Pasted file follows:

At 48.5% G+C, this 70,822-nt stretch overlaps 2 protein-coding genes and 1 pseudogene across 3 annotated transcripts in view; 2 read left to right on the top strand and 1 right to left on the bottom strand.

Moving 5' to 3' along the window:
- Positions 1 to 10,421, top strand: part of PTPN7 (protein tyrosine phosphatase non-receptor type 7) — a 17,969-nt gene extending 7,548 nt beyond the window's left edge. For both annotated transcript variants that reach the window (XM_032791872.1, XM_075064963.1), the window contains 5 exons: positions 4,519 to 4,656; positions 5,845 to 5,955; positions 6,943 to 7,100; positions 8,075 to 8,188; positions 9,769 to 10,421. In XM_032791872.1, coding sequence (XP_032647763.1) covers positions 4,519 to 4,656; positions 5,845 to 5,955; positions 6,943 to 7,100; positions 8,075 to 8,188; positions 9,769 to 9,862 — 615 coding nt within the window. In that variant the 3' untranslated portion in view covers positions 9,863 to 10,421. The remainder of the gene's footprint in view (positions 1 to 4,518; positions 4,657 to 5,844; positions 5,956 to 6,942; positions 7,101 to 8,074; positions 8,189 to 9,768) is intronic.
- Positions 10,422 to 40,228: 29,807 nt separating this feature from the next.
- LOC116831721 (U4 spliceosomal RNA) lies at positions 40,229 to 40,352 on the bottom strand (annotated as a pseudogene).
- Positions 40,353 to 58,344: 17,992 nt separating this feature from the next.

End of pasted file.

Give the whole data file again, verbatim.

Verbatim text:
At 48.5% G+C, this 70,822-nt stretch overlaps 2 protein-coding genes and 1 pseudogene across 3 annotated transcripts in view; 2 read left to right on the top strand and 1 right to left on the bottom strand.

Moving 5' to 3' along the window:
- Positions 1 to 10,421, top strand: part of PTPN7 (protein tyrosine phosphatase non-receptor type 7) — a 17,969-nt gene extending 7,548 nt beyond the window's left edge. For both annotated transcript variants that reach the window (XM_032791872.1, XM_075064963.1), the window contains 5 exons: positions 4,519 to 4,656; positions 5,845 to 5,955; positions 6,943 to 7,100; positions 8,075 to 8,188; positions 9,769 to 10,421. In XM_032791872.1, coding sequence (XP_032647763.1) covers positions 4,519 to 4,656; positions 5,845 to 5,955; positions 6,943 to 7,100; positions 8,075 to 8,188; positions 9,769 to 9,862 — 615 coding nt within the window. In that variant the 3' untranslated portion in view covers positions 9,863 to 10,421. The remainder of the gene's footprint in view (positions 1 to 4,518; positions 4,657 to 5,844; positions 5,956 to 6,942; positions 7,101 to 8,074; positions 8,189 to 9,768) is intronic.
- Positions 10,422 to 40,228: 29,807 nt separating this feature from the next.
- LOC116831721 (U4 spliceosomal RNA) lies at positions 40,229 to 40,352 on the bottom strand (annotated as a pseudogene).
- Positions 40,353 to 58,344: 17,992 nt separating this feature from the next.